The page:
Metropolitan Luke of Zaporozhye takes care of special-needs children turned away by “Kiev Patriarchate”

Zaporozhye, Ukraine, December 21, 2017

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Metropolitan Luke of Zaporozhye visited the new premises of the “Prometheus” center for socialization and rehabilitation of children with Down syndrome, cerebral palsy, and autism on Tuesday, on the feast of the great St. Nicholas the Wonderworker, to congratulate his wards and their parents and the staff on the feast and their new facilities. The children had been turned out on the streets in August by “Bishop Photios” of the “Kiev Patriarchate,” reports the site of the Ukrainian Orthodox Church.

As the parents of the children themselves relate, “No one has wanted us for a long time, with their problems; everyone has turned away from us, until we turned personally to Vladyka Luke.”

“Many are fighting now about what the difference is between the ‘Kiev Patriarchate’ and the canonical Church. The public is literally electrified by it. For us it’s obvious. ‘Bishop’ Photios of the ‘Kiev Patriarchate’ decided to put his residence in the center’s building, and he drove us out on the street, not worrying at all about what would happen with us. Thanks to the personal involvement of Vladyka Luke, the priests of the diocese, the deputies of the city council, and all people of good will who are not indifferent, of which, thankfully, there are many in our city, we now have bright, spacious premises, a roof over our heads, and our children have the chance to integrate in with their peers as soon as possible,” they said.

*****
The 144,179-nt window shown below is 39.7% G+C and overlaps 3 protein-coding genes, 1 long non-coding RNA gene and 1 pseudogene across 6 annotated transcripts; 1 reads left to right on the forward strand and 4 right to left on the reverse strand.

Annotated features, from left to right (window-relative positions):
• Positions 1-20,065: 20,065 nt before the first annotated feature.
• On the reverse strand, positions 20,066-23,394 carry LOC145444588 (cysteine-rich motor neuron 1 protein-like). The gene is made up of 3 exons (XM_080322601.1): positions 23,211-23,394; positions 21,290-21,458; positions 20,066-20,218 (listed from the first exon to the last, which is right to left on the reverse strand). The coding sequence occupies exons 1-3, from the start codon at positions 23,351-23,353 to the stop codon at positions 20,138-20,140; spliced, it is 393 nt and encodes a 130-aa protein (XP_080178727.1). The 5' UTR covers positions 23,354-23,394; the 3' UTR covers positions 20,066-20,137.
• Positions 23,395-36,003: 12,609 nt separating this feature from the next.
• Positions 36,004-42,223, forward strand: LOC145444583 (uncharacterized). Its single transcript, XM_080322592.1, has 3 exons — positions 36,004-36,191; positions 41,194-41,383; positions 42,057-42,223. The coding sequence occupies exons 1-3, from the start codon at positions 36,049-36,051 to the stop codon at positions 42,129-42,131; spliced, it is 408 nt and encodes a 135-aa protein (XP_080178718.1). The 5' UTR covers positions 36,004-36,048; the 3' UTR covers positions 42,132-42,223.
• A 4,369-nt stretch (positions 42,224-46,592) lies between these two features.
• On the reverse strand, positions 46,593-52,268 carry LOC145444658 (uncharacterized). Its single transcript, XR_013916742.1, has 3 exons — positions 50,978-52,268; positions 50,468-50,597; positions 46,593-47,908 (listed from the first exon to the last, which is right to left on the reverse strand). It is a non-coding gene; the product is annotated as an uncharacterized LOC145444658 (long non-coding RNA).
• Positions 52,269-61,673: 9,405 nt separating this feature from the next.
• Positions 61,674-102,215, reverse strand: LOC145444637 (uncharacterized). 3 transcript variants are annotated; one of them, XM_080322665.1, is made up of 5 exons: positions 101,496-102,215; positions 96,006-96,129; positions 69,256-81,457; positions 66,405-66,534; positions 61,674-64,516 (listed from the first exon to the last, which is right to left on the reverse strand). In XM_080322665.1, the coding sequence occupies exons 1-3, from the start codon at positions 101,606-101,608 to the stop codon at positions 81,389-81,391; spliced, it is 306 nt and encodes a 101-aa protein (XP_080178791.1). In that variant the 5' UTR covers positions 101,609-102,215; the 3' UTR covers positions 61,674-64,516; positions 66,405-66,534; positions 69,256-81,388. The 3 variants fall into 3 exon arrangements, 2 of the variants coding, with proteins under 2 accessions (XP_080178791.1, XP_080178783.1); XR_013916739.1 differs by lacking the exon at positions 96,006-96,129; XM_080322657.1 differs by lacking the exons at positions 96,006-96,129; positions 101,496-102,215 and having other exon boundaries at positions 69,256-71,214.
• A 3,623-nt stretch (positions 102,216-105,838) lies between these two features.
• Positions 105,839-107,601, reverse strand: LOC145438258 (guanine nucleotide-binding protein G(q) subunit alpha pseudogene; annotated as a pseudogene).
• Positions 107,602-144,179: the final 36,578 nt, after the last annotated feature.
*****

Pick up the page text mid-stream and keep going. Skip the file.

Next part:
The center, working with children with disabilities, is unique not only to Zaporozhye. Foreign experts travel there to exchange experiences. Many of their methods, in particular those for working with children with autism, developed by the staff, are exclusive to the Zaporozhye center.

Local television showed on August 2 how parents of the children had to throw wheelchairs over a fence as they were kicked out by the “Kiev Patriarchate” bishop who stated that he had a decree that he needed the center’s former premises to house himself and his clergy, who until then were living in rented apartments.

After the children and staff were kicked out, city authorities stepped in, and in early September it was announced that the center would be allocated two blocks in School No. 102, thanks to the intercession of Met. Luke, to whom the parents of the special-needs children had appealed for help.

Center director Angelika Psareva stated during the hierarch’s Tuesday visit that “only the Orthodox faith helps us survive and endure the difficult conditions of our lives. It strengthens our spirit and the spirit of our children, inspires confidence in their own strength, and gives hopes for a happy tomorrow, showing the best examples of love for God and neighbor.”

The director also heartily thanked Met. Luke for the wonderful feast given to the children that day, and for his diocese’s participation and care for the children and their future.  


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